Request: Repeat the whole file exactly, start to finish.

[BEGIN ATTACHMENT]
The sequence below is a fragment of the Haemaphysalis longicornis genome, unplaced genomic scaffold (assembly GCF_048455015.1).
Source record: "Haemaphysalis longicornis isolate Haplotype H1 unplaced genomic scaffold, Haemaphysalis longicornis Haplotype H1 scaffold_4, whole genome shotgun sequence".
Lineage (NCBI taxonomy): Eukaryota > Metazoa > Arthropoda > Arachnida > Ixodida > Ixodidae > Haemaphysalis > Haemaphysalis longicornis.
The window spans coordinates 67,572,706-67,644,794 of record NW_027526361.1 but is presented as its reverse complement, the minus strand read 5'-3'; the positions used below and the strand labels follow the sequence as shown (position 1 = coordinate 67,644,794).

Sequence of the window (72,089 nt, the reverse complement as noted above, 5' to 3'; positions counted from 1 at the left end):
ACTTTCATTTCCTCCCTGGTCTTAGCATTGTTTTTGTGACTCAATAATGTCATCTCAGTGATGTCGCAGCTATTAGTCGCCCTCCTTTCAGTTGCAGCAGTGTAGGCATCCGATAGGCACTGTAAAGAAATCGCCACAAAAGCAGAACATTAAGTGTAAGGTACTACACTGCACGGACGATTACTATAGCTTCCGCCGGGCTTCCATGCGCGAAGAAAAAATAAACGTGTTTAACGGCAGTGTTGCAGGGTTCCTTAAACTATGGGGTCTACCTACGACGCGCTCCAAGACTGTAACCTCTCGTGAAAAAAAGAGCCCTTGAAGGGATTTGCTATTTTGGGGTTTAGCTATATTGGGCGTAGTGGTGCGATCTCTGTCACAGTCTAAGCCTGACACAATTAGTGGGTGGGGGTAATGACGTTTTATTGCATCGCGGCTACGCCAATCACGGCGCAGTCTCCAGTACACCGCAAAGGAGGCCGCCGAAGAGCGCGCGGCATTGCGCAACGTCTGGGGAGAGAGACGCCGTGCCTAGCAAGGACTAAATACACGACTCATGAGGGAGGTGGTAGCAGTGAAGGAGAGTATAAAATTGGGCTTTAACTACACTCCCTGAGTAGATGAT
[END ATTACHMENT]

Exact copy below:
The sequence below is a fragment of the Haemaphysalis longicornis genome, unplaced genomic scaffold (assembly GCF_048455015.1).
Source record: "Haemaphysalis longicornis isolate Haplotype H1 unplaced genomic scaffold, Haemaphysalis longicornis Haplotype H1 scaffold_4, whole genome shotgun sequence".
Lineage (NCBI taxonomy): Eukaryota > Metazoa > Arthropoda > Arachnida > Ixodida > Ixodidae > Haemaphysalis > Haemaphysalis longicornis.
The window spans coordinates 67,572,706-67,644,794 of record NW_027526361.1 but is presented as its reverse complement, the minus strand read 5'-3'; the positions used below and the strand labels follow the sequence as shown (position 1 = coordinate 67,644,794).

Sequence of the window (72,089 nt, the reverse complement as noted above, 5' to 3'; positions counted from 1 at the left end):
ACTTTCATTTCCTCCCTGGTCTTAGCATTGTTTTTGTGACTCAATAATGTCATCTCAGTGATGTCGCAGCTATTAGTCGCCCTCCTTTCAGTTGCAGCAGTGTAGGCATCCGATAGGCACTGTAAAGAAATCGCCACAAAAGCAGAACATTAAGTGTAAGGTACTACACTGCACGGACGATTACTATAGCTTCCGCCGGGCTTCCATGCGCGAAGAAAAAATAAACGTGTTTAACGGCAGTGTTGCAGGGTTCCTTAAACTATGGGGTCTACCTACGACGCGCTCCAAGACTGTAACCTCTCGTGAAAAAAAGAGCCCTTGAAGGGATTTGCTATTTTGGGGTTTAGCTATATTGGGCGTAGTGGTGCGATCTCTGTCACAGTCTAAGCCTGACACAATTAGTGGGTGGGGGTAATGACGTTTTATTGCATCGCGGCTACGCCAATCACGGCGCAGTCTCCAGTACACCGCAAAGGAGGCCGCCGAAGAGCGCGCGGCATTGCGCAACGTCTGGGGAGAGAGACGCCGTGCCTAGCAAGGACTAAATACACGACTCATGAGGGAGGTGGTAGCAGTGAAGGAGAGTATAAAATTGGGCTTTAACTACACTCCCTGAGTAGATGAT